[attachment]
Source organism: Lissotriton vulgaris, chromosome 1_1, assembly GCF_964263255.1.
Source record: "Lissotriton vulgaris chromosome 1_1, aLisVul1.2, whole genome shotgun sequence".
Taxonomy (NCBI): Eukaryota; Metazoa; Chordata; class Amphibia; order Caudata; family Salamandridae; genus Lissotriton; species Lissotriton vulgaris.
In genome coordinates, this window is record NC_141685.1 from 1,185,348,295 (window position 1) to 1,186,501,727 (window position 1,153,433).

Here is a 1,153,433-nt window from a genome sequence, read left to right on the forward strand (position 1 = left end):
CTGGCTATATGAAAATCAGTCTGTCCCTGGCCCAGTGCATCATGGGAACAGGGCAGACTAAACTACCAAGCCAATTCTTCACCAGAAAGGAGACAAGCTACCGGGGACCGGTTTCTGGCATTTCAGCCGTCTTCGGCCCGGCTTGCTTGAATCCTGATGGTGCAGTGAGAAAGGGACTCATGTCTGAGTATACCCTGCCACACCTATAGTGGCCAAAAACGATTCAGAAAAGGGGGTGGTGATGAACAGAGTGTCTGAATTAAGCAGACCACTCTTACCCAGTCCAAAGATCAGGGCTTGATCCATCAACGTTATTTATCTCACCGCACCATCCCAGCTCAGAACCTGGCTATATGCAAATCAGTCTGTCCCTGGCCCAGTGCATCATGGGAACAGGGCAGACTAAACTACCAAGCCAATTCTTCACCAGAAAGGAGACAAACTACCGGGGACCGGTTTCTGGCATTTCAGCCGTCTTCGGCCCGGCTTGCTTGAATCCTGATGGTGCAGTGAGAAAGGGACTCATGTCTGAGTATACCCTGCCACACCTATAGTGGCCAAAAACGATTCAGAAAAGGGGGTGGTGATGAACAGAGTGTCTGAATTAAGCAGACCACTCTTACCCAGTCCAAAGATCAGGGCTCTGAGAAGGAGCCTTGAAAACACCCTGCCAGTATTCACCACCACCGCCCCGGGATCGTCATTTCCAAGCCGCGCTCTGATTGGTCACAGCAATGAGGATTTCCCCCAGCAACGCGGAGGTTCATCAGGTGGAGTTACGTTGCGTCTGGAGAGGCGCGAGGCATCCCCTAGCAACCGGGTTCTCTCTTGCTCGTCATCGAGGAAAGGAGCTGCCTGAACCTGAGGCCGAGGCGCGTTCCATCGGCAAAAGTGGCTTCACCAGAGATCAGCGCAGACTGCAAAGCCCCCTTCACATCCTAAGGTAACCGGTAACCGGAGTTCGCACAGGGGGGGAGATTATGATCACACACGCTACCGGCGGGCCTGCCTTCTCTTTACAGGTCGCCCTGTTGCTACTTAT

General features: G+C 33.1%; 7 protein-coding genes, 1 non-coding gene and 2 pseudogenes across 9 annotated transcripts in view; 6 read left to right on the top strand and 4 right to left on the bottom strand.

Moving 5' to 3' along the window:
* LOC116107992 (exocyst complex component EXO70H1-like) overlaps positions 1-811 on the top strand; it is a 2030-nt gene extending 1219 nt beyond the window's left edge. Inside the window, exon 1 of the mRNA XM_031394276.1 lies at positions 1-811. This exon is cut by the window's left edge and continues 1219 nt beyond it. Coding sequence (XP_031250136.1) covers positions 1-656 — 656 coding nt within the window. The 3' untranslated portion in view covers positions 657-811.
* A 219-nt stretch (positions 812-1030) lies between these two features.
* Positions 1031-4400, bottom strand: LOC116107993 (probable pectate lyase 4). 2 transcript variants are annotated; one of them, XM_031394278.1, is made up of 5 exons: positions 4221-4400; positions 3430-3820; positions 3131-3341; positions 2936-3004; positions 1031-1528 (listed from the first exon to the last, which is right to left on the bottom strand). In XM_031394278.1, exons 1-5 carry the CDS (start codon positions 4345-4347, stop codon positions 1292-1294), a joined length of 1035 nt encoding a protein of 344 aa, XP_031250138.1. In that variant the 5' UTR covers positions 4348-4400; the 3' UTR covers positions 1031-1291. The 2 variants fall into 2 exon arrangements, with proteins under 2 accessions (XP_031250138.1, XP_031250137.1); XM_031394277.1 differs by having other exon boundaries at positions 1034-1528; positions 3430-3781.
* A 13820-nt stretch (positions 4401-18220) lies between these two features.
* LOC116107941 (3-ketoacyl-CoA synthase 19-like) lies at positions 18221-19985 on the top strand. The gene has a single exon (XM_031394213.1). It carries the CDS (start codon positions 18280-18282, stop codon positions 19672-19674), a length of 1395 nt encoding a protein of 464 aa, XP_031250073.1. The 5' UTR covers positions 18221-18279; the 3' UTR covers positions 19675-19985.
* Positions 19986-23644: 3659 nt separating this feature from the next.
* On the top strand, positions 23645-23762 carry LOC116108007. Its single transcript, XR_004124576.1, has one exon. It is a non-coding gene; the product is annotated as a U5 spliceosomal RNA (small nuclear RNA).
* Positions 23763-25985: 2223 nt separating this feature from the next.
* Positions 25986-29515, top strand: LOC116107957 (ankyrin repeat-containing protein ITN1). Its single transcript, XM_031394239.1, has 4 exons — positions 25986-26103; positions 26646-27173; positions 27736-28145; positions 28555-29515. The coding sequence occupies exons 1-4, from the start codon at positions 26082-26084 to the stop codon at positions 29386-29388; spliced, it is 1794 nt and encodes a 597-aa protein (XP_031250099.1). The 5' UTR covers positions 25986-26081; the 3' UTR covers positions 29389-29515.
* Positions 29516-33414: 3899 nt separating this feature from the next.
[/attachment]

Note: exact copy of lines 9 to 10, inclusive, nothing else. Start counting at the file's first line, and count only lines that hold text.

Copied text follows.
* LOC116107992 (exocyst complex component EXO70H1-like) overlaps positions 1-811 on the top strand; it is a 2030-nt gene extending 1219 nt beyond the window's left edge. Inside the window, exon 1 of the mRNA XM_031394276.1 lies at positions 1-811. This exon is cut by the window's left edge and continues 1219 nt beyond it. Coding sequence (XP_031250136.1) covers positions 1-656 — 656 coding nt within the window. The 3' untranslated portion in view covers positions 657-811.
* A 219-nt stretch (positions 812-1030) lies between these two features.